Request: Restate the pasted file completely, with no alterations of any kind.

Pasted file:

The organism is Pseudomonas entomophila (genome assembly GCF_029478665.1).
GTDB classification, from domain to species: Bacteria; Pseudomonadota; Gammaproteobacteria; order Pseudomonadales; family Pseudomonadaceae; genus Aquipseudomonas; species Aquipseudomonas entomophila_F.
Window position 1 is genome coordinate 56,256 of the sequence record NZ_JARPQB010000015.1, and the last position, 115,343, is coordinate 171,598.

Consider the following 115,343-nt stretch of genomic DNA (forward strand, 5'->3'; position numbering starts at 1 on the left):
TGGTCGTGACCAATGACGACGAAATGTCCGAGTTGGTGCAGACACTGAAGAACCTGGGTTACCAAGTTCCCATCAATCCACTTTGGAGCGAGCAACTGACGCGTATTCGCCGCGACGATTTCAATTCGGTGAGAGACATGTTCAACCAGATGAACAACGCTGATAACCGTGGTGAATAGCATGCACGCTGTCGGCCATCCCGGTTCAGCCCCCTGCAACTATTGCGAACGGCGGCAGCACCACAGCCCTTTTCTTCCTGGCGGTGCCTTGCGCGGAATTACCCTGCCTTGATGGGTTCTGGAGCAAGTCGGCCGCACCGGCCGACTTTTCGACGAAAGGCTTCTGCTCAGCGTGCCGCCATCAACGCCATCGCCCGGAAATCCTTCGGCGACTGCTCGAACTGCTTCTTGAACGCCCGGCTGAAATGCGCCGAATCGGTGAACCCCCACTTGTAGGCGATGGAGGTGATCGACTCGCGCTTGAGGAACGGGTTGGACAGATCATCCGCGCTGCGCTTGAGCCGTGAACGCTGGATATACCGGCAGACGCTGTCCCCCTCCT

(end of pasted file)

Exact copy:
The organism is Pseudomonas entomophila (genome assembly GCF_029478665.1).
GTDB classification, from domain to species: Bacteria; Pseudomonadota; Gammaproteobacteria; order Pseudomonadales; family Pseudomonadaceae; genus Aquipseudomonas; species Aquipseudomonas entomophila_F.
Window position 1 is genome coordinate 56,256 of the sequence record NZ_JARPQB010000015.1, and the last position, 115,343, is coordinate 171,598.

Consider the following 115,343-nt stretch of genomic DNA (forward strand, 5'->3'; position numbering starts at 1 on the left):
TGGTCGTGACCAATGACGACGAAATGTCCGAGTTGGTGCAGACACTGAAGAACCTGGGTTACCAAGTTCCCATCAATCCACTTTGGAGCGAGCAACTGACGCGTATTCGCCGCGACGATTTCAATTCGGTGAGAGACATGTTCAACCAGATGAACAACGCTGATAACCGTGGTGAATAGCATGCACGCTGTCGGCCATCCCGGTTCAGCCCCCTGCAACTATTGCGAACGGCGGCAGCACCACAGCCCTTTTCTTCCTGGCGGTGCCTTGCGCGGAATTACCCTGCCTTGATGGGTTCTGGAGCAAGTCGGCCGCACCGGCCGACTTTTCGACGAAAGGCTTCTGCTCAGCGTGCCGCCATCAACGCCATCGCCCGGAAATCCTTCGGCGACTGCTCGAACTGCTTCTTGAACGCCCGGCTGAAATGCGCCGAATCGGTGAACCCCCACTTGTAGGCGATGGAGGTGATCGACTCGCGCTTGAGGAACGGGTTGGACAGATCATCCGCGCTGCGCTTGAGCCGTGAACGCTGGATATACCGGCAGACGCTGTCCCCCTCCT